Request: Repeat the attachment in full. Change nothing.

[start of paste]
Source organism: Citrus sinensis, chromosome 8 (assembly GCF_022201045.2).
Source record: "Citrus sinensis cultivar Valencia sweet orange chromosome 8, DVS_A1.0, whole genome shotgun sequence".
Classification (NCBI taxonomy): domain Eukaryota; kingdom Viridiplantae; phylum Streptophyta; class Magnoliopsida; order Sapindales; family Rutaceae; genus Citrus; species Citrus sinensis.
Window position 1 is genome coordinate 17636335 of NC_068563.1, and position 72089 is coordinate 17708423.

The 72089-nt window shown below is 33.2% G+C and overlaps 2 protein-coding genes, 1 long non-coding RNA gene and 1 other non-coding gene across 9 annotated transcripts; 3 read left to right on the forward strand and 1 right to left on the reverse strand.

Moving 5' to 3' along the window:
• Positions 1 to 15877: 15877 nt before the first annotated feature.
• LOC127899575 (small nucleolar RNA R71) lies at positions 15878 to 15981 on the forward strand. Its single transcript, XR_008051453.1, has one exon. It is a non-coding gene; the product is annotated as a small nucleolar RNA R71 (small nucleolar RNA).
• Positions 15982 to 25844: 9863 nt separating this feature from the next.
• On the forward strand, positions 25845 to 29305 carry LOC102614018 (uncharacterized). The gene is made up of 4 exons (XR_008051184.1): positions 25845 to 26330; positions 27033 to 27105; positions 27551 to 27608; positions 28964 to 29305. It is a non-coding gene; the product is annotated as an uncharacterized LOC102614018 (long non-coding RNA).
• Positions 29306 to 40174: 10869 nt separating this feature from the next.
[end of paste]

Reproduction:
Source organism: Citrus sinensis, chromosome 8 (assembly GCF_022201045.2).
Source record: "Citrus sinensis cultivar Valencia sweet orange chromosome 8, DVS_A1.0, whole genome shotgun sequence".
Classification (NCBI taxonomy): domain Eukaryota; kingdom Viridiplantae; phylum Streptophyta; class Magnoliopsida; order Sapindales; family Rutaceae; genus Citrus; species Citrus sinensis.
Window position 1 is genome coordinate 17636335 of NC_068563.1, and position 72089 is coordinate 17708423.

The 72089-nt window shown below is 33.2% G+C and overlaps 2 protein-coding genes, 1 long non-coding RNA gene and 1 other non-coding gene across 9 annotated transcripts; 3 read left to right on the forward strand and 1 right to left on the reverse strand.

Moving 5' to 3' along the window:
• Positions 1 to 15877: 15877 nt before the first annotated feature.
• LOC127899575 (small nucleolar RNA R71) lies at positions 15878 to 15981 on the forward strand. Its single transcript, XR_008051453.1, has one exon. It is a non-coding gene; the product is annotated as a small nucleolar RNA R71 (small nucleolar RNA).
• Positions 15982 to 25844: 9863 nt separating this feature from the next.
• On the forward strand, positions 25845 to 29305 carry LOC102614018 (uncharacterized). The gene is made up of 4 exons (XR_008051184.1): positions 25845 to 26330; positions 27033 to 27105; positions 27551 to 27608; positions 28964 to 29305. It is a non-coding gene; the product is annotated as an uncharacterized LOC102614018 (long non-coding RNA).
• Positions 29306 to 40174: 10869 nt separating this feature from the next.